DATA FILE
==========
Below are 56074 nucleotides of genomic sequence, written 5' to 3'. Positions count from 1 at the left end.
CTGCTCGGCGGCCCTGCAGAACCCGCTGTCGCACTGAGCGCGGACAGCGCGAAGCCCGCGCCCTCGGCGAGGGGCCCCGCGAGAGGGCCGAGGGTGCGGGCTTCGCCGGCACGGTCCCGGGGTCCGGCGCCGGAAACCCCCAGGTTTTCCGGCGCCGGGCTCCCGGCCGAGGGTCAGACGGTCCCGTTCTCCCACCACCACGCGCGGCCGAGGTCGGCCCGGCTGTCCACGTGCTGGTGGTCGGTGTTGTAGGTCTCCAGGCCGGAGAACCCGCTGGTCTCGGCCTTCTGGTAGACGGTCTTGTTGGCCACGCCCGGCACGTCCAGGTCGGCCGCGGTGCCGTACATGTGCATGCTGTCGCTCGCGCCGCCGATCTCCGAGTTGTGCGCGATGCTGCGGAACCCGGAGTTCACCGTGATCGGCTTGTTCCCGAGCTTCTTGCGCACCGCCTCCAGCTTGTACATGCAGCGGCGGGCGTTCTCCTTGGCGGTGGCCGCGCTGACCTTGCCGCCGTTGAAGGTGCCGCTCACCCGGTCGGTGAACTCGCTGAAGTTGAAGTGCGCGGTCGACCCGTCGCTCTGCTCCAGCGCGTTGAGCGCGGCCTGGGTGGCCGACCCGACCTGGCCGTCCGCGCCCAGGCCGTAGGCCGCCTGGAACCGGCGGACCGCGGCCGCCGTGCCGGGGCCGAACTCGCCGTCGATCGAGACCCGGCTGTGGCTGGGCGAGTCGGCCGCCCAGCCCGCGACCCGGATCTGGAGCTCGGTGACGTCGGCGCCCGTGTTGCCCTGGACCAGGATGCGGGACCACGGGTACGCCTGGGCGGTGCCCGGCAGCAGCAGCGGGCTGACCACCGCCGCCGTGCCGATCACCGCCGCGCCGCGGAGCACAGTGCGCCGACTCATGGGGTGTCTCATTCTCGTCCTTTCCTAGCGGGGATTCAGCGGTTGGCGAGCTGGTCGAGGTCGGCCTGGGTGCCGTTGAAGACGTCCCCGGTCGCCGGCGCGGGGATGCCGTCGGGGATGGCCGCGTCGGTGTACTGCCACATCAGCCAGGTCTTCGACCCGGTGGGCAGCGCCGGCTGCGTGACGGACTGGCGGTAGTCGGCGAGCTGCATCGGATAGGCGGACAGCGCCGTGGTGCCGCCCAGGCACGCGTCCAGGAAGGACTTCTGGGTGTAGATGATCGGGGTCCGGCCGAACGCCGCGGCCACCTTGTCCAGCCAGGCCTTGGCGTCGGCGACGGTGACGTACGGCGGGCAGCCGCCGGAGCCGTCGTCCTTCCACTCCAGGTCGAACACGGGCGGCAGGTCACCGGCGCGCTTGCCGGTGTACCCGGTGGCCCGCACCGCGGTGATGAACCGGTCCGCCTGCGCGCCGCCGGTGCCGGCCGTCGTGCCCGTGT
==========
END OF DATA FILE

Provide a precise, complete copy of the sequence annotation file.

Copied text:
Below are 56074 nucleotides of genomic sequence, written 5' to 3'. Positions count from 1 at the left end.
CTGCTCGGCGGCCCTGCAGAACCCGCTGTCGCACTGAGCGCGGACAGCGCGAAGCCCGCGCCCTCGGCGAGGGGCCCCGCGAGAGGGCCGAGGGTGCGGGCTTCGCCGGCACGGTCCCGGGGTCCGGCGCCGGAAACCCCCAGGTTTTCCGGCGCCGGGCTCCCGGCCGAGGGTCAGACGGTCCCGTTCTCCCACCACCACGCGCGGCCGAGGTCGGCCCGGCTGTCCACGTGCTGGTGGTCGGTGTTGTAGGTCTCCAGGCCGGAGAACCCGCTGGTCTCGGCCTTCTGGTAGACGGTCTTGTTGGCCACGCCCGGCACGTCCAGGTCGGCCGCGGTGCCGTACATGTGCATGCTGTCGCTCGCGCCGCCGATCTCCGAGTTGTGCGCGATGCTGCGGAACCCGGAGTTCACCGTGATCGGCTTGTTCCCGAGCTTCTTGCGCACCGCCTCCAGCTTGTACATGCAGCGGCGGGCGTTCTCCTTGGCGGTGGCCGCGCTGACCTTGCCGCCGTTGAAGGTGCCGCTCACCCGGTCGGTGAACTCGCTGAAGTTGAAGTGCGCGGTCGACCCGTCGCTCTGCTCCAGCGCGTTGAGCGCGGCCTGGGTGGCCGACCCGACCTGGCCGTCCGCGCCCAGGCCGTAGGCCGCCTGGAACCGGCGGACCGCGGCCGCCGTGCCGGGGCCGAACTCGCCGTCGATCGAGACCCGGCTGTGGCTGGGCGAGTCGGCCGCCCAGCCCGCGACCCGGATCTGGAGCTCGGTGACGTCGGCGCCCGTGTTGCCCTGGACCAGGATGCGGGACCACGGGTACGCCTGGGCGGTGCCCGGCAGCAGCAGCGGGCTGACCACCGCCGCCGTGCCGATCACCGCCGCGCCGCGGAGCACAGTGCGCCGACTCATGGGGTGTCTCATTCTCGTCCTTTCCTAGCGGGGATTCAGCGGTTGGCGAGCTGGTCGAGGTCGGCCTGGGTGCCGTTGAAGACGTCCCCGGTCGCCGGCGCGGGGATGCCGTCGGGGATGGCCGCGTCGGTGTACTGCCACATCAGCCAGGTCTTCGACCCGGTGGGCAGCGCCGGCTGCGTGACGGACTGGCGGTAGTCGGCGAGCTGCATCGGATAGGCGGACAGCGCCGTGGTGCCGCCCAGGCACGCGTCCAGGAAGGACTTCTGGGTGTAGATGATCGGGGTCCGGCCGAACGCCGCGGCCACCTTGTCCAGCCAGGCCTTGGCGTCGGCGACGGTGACGTACGGCGGGCAGCCGCCGGAGCCGTCGTCCTTCCACTCCAGGTCGAACACGGGCGGCAGGTCACCGGCGCGCTTGCCGGTGTACCCGGTGGCCCGCACCGCGGTGATGAACCGGTCCGCCTGCGCGCCGCCGGTGCCGGCCGTCGTGCCCGTGT